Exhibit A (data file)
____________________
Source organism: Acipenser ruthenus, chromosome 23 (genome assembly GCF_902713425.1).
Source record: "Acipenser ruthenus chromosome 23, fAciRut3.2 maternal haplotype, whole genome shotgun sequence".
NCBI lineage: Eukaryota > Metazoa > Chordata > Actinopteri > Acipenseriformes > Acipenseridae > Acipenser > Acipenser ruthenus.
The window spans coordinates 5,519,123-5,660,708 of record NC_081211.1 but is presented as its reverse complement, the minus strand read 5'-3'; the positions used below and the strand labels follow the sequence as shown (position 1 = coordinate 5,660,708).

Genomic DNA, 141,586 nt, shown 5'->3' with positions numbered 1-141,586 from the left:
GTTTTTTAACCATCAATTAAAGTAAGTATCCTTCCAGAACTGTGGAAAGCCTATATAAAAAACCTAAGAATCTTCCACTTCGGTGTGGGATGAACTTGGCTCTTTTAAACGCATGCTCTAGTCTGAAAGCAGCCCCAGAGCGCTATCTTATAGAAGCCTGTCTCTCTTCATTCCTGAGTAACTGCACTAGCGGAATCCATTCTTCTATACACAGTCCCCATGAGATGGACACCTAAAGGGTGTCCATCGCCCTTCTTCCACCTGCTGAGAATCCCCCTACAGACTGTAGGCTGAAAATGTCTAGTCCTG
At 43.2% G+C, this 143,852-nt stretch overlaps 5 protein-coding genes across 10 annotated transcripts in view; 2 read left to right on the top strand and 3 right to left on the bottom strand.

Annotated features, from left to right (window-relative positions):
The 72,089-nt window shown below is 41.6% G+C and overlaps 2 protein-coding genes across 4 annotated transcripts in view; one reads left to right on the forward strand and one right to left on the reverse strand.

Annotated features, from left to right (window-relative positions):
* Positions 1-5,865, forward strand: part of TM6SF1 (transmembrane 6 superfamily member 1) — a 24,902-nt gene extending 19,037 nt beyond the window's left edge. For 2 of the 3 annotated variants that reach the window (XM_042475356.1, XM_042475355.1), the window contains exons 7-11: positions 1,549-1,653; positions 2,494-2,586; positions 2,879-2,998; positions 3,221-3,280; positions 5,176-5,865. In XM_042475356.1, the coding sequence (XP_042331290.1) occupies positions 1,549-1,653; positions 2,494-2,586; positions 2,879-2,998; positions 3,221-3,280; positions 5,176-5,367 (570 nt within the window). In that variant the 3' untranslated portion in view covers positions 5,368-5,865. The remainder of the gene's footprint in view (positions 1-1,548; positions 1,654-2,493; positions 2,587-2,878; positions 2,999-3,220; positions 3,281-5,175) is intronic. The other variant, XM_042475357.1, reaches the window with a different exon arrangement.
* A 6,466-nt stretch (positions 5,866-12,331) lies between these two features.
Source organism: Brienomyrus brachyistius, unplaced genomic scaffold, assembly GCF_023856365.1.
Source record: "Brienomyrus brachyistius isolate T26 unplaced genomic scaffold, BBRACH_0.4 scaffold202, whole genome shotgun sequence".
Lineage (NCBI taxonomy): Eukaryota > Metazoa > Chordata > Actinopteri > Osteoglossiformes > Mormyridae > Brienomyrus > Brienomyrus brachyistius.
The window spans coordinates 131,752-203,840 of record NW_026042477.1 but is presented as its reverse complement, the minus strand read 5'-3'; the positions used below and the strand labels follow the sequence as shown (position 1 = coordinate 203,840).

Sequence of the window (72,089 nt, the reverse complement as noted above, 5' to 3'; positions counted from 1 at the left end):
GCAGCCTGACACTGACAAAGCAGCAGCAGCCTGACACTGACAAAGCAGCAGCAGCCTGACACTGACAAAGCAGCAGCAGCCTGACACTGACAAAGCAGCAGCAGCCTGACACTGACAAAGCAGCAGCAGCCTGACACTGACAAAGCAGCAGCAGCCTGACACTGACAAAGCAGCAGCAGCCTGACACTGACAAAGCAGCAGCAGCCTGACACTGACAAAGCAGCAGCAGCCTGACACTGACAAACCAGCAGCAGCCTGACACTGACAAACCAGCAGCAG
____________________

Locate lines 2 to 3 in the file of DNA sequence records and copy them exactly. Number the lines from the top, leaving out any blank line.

Source record: "Acipenser ruthenus chromosome 23, fAciRut3.2 maternal haplotype, whole genome shotgun sequence".
NCBI lineage: Eukaryota > Metazoa > Chordata > Actinopteri > Acipenseriformes > Acipenseridae > Acipenser > Acipenser ruthenus.